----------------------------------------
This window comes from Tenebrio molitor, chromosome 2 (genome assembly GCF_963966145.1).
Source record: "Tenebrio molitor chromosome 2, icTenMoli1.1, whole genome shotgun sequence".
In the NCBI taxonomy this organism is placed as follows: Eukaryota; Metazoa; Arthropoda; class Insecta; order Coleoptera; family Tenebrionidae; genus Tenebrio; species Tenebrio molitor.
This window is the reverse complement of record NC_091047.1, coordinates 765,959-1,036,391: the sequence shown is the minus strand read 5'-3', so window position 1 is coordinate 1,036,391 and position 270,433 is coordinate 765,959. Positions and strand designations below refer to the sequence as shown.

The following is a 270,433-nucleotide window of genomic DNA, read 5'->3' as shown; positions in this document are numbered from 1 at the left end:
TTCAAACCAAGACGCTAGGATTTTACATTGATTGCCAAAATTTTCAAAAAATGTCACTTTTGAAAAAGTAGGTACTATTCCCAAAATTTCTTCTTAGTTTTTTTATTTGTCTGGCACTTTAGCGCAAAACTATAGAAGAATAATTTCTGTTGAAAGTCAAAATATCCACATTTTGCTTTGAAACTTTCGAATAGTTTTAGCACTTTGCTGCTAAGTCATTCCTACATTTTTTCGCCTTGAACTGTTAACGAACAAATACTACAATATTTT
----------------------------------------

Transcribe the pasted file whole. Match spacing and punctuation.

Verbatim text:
This window comes from Tenebrio molitor, chromosome 2 (genome assembly GCF_963966145.1).
Source record: "Tenebrio molitor chromosome 2, icTenMoli1.1, whole genome shotgun sequence".
In the NCBI taxonomy this organism is placed as follows: Eukaryota; Metazoa; Arthropoda; class Insecta; order Coleoptera; family Tenebrionidae; genus Tenebrio; species Tenebrio molitor.
This window is the reverse complement of record NC_091047.1, coordinates 765,959-1,036,391: the sequence shown is the minus strand read 5'-3', so window position 1 is coordinate 1,036,391 and position 270,433 is coordinate 765,959. Positions and strand designations below refer to the sequence as shown.

The following is a 270,433-nucleotide window of genomic DNA, read 5'->3' as shown; positions in this document are numbered from 1 at the left end:
TTCAAACCAAGACGCTAGGATTTTACATTGATTGCCAAAATTTTCAAAAAATGTCACTTTTGAAAAAGTAGGTACTATTCCCAAAATTTCTTCTTAGTTTTTTTATTTGTCTGGCACTTTAGCGCAAAACTATAGAAGAATAATTTCTGTTGAAAGTCAAAATATCCACATTTTGCTTTGAAACTTTCGAATAGTTTTAGCACTTTGCTGCTAAGTCATTCCTACATTTTTTCGCCTTGAACTGTTAACGAACAAATACTACAATATTTT